Hard drives are mechanical devices that are used by computers to hold information (data). The data is magnetically recorded on specially coated disks called platters. The platters are divided into cylinders that start from the outside of the platter and go towards the inside (imagine the platter's rim being the first cylinder, then all the other cylinders are are just smaller circles one inside the other traveling towards the center of the platter). More than one platter are usually stacked with a small spacing between them so that a mechanical read/write head can move between them. Each Cylinder is broken down into sectors which are like pie wedges going across the circular path of the cylinder.
A head is swiveled in such a way that it can move back and forth across the platter(s). The time is takes for the head to find a cylinder (track) is usually reported as the access time in milliseconds.
The rotation of the platter is measured in revolutions per minute (rpm) and a higher value usually translates to better performance. Typical speeds range from 3600 rpm to 10000 rpm.
There are several different type of interfaces that can be used including IDE, EIDE and SCSI.
IDE (Integrated Drive Electronics) is the most common hard drive standard. It is also known as ATA.
IDE and EIDE ( Enhanced IDE) interfaces come in standard, ATA, Fast ATA-2, ATA-3 Ultra DMA, ATA66.
Hard drives can and also have a built-in memory cache buffer usually between 128k and 512k bytes.
IDE or EIDE interfaces can use the Processor Input/Output (PIO) mode or the Direct Memory Access (DMA) mode which are defined in the ATA-2 specification as follows:
* ATA-2 is Fast-ATA, EIDE
* Ultra-ATA is DMA/33
* Mode 1 DMA 13.3 MB/sec
* Mode 2 DMA 16.6 MB/sec
* Mode 3 PIO 11.1 MB/sec
* Mode 4 PIO 16.6 MB/sec
IDE and EIDE style hard drives connect to the computer usually to a built-in connector on the motherboard. As many as 2 drives can be connected to a single 2 headed cable. The hard drives have to be designated as either Master or Slave. Small jumper pins on the drive are used for that purpose.
A computer can have a total of 2 IDE/EIDE hard drive cables connected. The first cable, motherboard connector, and associated hard drives are referred to as primary. The second set is called the secondary. Each of the cables has its own designation of Master and Slave. In the case of 4 drives the connections would be
1) Primary channel has a Master drive and a Slave Drive
2) Secondary channel has a Master and a Slave Drive
The IDE/EIDE ATAPI interface also supports CD-ROM drives and allows them to be mixed with hard drives on the same cable. Most CD-ROM drives are now of this EIDE type design and share the hard drive cable.
The Small Computer Systems Interface (SCSI) interface can also be used to connect computer hard drives. More information on the SCSI interface will be added shortly.
Size Limitations -
IDE drives have BIOS and INT13 combined limitations. There is a limitation at the 504MB size, the 2GB size, the 4GB and 8.4GB sizes. This issue is discussed in detail at the firmware.com internet site.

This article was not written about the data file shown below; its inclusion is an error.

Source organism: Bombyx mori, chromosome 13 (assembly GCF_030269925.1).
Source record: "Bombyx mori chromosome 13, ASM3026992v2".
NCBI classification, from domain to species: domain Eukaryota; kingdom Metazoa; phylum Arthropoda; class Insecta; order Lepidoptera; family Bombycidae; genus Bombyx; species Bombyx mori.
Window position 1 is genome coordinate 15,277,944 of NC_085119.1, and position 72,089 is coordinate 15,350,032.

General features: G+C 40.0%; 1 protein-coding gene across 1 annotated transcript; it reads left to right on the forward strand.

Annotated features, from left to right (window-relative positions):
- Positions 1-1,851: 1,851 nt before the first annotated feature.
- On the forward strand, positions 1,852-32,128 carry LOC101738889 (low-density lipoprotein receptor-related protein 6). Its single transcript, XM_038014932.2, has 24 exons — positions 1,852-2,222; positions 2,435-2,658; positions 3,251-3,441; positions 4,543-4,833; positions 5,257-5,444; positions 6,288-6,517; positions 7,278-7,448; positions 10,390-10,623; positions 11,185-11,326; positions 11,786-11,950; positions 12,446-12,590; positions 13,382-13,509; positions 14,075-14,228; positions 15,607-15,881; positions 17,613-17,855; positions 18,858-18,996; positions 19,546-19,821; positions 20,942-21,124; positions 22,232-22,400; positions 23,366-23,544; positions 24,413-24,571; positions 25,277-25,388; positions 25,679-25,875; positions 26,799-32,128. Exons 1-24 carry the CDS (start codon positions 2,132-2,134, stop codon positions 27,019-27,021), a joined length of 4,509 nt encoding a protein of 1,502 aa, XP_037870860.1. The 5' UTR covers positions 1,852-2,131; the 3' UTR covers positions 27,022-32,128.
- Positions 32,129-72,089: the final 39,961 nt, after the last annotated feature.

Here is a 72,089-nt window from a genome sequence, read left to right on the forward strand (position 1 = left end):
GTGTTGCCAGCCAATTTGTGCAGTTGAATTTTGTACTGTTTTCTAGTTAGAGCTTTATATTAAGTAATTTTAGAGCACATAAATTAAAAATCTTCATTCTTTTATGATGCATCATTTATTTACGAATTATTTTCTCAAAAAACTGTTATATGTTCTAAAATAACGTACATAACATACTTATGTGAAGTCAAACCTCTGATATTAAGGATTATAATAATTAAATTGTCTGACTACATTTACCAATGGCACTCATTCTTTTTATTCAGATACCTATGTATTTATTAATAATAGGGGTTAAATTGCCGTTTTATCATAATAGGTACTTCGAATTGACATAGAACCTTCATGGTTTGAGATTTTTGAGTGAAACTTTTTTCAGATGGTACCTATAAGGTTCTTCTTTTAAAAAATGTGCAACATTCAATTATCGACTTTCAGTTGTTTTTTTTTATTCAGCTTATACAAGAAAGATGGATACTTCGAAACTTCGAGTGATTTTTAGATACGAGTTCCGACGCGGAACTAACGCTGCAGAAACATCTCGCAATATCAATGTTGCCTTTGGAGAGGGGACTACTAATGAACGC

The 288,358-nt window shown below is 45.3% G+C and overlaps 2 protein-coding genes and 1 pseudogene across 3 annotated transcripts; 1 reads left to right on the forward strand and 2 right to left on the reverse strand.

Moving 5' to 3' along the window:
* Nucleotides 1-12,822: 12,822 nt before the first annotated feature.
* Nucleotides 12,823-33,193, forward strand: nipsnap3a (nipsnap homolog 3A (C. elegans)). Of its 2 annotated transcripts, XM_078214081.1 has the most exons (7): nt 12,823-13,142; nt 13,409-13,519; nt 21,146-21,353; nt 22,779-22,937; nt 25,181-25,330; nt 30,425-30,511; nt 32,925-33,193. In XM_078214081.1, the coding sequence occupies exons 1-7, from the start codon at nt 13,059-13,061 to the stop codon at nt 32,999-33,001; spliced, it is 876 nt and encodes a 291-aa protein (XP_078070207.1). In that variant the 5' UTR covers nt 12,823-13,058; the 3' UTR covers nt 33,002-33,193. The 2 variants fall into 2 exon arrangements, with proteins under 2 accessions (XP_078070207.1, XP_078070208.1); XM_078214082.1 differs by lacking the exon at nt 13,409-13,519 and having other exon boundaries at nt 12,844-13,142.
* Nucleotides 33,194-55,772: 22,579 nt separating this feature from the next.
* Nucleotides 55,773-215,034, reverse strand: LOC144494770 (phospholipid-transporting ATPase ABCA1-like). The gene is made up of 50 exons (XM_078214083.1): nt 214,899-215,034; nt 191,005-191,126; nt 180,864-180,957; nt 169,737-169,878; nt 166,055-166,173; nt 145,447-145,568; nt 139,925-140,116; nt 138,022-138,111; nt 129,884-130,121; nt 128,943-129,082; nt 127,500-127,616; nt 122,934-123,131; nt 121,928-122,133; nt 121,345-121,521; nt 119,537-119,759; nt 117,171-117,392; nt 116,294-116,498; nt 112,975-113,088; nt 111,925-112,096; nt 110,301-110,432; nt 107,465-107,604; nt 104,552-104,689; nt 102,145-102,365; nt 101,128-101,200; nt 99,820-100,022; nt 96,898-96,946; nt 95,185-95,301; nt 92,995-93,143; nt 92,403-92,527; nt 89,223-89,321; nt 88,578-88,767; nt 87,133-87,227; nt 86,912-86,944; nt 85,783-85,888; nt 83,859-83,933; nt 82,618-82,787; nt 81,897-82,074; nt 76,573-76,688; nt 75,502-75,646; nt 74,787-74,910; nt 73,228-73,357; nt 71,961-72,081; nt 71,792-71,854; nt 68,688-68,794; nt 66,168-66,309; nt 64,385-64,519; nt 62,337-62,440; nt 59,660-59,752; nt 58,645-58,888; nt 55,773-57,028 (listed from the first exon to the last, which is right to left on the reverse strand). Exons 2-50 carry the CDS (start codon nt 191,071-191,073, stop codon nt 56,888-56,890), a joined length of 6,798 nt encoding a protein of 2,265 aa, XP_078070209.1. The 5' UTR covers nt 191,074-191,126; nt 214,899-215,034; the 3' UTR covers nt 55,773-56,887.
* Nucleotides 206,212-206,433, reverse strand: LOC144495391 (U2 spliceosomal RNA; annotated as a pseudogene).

Hard Drive Connectors -
Note : In AT type computers, the floppy and hard drive cables have different twists and should not be interchanged.
MFM and RLL hard drive cables have five twisted lines. Floppy cable has seven twisted lines.
Floppy cables have the twists in the lower pin numbers.
SCSI cables can have 25 or 50 pin connectors
The bus it is attached to must be terminated at two ends. Terminators are found close to the connector slot on the SCSI device.
Terminators can a set of three resistors or on newer devices the termination might be built-in and switched ON or OFF by using switches.
IDE uses a 40-pin cable with a maximum length of 18 inches. There are several designs including one or two connectors and the connector can be placed on one side of the ribbon cable or the other. The placement of the connector on the ribbon would obviously allow the cable to travel either upward from the connected drive or downward.
The distance between the connectors on a two-connector cab can also vary between designs making it at times too short to reach 2 drives simultaneously.
The older style RLL and MFM drives use two cables to connect to the controller .
The hard drive has a thinner control cable and a wider data cable . If you are using two drives, remove the terminator that is on the drive in the middle of the chain
Hard Drive : Type of Heads
* Magneto Resistive
* Thin Film
Placement of recording sectors
* Standard Density Recording
Each track has 16 sectors
* ZDR -
Method of calculating Megabyte Sizes
* Manufacturer's Ratings = 1,000,000 is one Megabyte
* Microsoft Chkdsk.exe = 1,048,576 is one Megabyte
Programs that allow you to break the 540MB hard drive limit on older computers
* Micro House EZ Drive 8.01 (usually comes free with Western Digital drives)
* OnTrack Disk Manager -
Method of low-level Formatting Older non-IDE Hard Drives ( Never low-level format IDE drives)
* at a DOS prompt run DEBUG
Hard Drive Glossary & Links
* differences between MFM, RLL, IDE, EIDE, ATA, ESDI, SCSI discussion @ indiana.edu
* ATA - Advanced Technology Attachment or AT Attachment.
* ATA-66 -
* DASP (Drive Active/Slave Present)
A connection signal used by ATA-2 Hard Drives on pin 39 which helps report to the Master drive the presence of the slave drive.
* IDE - Integrated Drive Electronics
* EIDE - Enhanced Integrated Drive Electronics
* ZDR - Zone Density Recording -
A method of recording hard drive sectors, where the outer tracks have more sectors then the inside tracks.
* UDMA - UltraATA also known as UltraDMA and Bus Mastering -